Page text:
No. 2 seed Novak Djokovic received a spirited challenge from No. 8 Milos Raonic in a 2014 French Open quarterfinal match Tuesday, but the spectacular Serb's big-match experience shined through in a 7-5, 7-6(5), 6-4 victory.
The win puts Djokovic through to the semifinals, where he will face a familiar foe in the form of Ernests Gulbis, according to Steve Tignor of Tennis.com:
Old academy-mates Novak Djokovic & Ernests Gulbis will play in the semis. Djokovic leads head to head 4-1. #RG14— Steve Tignor (@SteveTignor) June 3, 2014
There was plenty of intrigue surrounding Tuesday's clash after Djokovic and Raonic's meeting in the Rome Masters semifinals in May. Djokovic won that match, but Raonic pushed it to three sets and proved his ability to compete with one of the world's best.
Raonic's clay-court tennis has come a long way in recent years. It has never been his preferred surface, but this match marked his first career Grand Slam quarterfinal. Raonic surprised himself by making it to this point, but he seemed quite confident in his level of play entering the contest, per ATPWorldTour.com:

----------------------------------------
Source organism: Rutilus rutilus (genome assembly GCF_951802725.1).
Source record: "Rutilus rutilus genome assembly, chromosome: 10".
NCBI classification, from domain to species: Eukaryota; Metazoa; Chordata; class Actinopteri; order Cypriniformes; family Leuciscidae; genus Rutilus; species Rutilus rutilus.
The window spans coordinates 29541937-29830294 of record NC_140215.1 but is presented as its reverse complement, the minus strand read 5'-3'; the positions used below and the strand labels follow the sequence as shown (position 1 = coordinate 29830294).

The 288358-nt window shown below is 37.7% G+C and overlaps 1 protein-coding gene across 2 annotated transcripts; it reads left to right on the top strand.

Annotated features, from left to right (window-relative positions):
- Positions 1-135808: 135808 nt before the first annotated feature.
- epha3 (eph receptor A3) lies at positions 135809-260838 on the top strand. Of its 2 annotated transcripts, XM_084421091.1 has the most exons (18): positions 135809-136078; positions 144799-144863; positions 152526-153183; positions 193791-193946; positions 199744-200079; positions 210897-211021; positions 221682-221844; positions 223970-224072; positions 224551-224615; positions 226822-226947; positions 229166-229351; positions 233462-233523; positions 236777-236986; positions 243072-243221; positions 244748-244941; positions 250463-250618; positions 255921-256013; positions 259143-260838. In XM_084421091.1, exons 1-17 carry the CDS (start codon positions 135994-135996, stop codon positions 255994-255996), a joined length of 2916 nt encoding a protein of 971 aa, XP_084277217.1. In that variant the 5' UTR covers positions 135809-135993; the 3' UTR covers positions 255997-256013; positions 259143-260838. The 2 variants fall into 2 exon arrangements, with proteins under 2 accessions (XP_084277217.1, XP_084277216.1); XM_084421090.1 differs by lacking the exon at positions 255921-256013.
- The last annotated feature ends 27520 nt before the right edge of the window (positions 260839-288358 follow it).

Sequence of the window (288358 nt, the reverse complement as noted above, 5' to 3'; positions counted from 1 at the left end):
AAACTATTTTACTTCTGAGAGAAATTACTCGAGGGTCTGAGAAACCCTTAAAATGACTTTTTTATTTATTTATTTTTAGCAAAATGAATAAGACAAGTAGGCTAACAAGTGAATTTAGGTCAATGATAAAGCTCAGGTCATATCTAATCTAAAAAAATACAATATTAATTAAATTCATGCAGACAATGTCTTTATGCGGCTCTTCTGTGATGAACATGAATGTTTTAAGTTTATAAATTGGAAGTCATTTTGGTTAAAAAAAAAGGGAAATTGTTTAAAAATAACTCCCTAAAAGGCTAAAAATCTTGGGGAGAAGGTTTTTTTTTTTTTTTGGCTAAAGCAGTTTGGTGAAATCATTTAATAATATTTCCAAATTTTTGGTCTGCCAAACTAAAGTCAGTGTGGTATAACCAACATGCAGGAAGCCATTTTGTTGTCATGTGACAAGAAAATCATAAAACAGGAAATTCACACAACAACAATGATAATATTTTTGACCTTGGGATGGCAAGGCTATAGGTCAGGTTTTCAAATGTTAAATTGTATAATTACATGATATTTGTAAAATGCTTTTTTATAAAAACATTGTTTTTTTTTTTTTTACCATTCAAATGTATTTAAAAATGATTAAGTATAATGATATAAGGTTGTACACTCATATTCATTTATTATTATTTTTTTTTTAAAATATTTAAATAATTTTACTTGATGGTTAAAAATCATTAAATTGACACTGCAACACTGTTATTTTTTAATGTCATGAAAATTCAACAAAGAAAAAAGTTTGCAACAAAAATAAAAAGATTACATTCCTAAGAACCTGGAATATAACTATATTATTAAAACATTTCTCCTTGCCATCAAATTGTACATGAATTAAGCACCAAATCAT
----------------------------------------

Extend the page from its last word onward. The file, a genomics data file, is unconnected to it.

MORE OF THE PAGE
It's a good thing. If you asked me would I have ever thought that the first one would come at the French Open, I probably would not have answered that way, but I'm happy about it. I'm very happy with the level I'm playing (at this year), and I think it's just showing in the results. I think that's just a consequence of all the work I have been putting in.
Playing against a competitor the caliber of Djokovic is always a major challenge, but Raonic had even more pressure than usual on his shoulders. Fellow Canadian Eugenie Bouchard reached the semifinals in the women's draw by beating Carla Suarez Navarro earlier in the day, which gave Raonic the opportunity to truly make history, according to NHL Network's David Amber:
Milos Raonic now with chance to make this the greatest day in Canadian tennis history...Djokovic standing in his way— David Amber (@DavidAmber) June 3, 2014
Raonic and Djokovic are two of the best servers in tennis, so it came as little surprise that they traded holds for the majority of the first set. As accurately pointed out by Damien Cox of the Toronto Star, Raonic's key to success would be finding a way to break Nole:
Raonic's challenge, as always, will be to get anywhere on Djoker's serve. Played him close in Rome, but that was 2/3 sets.— Damien Cox (@DamoSpin) June 3, 2014
Unfortunately for the big Canadian by way of Montenegro, he was unable to shake the world's No. 2 player. Raonic did manage to match Djoker hold for hold through the match's first 10 games, but he couldn't come through with an opportunity to send the first set into a tiebreak.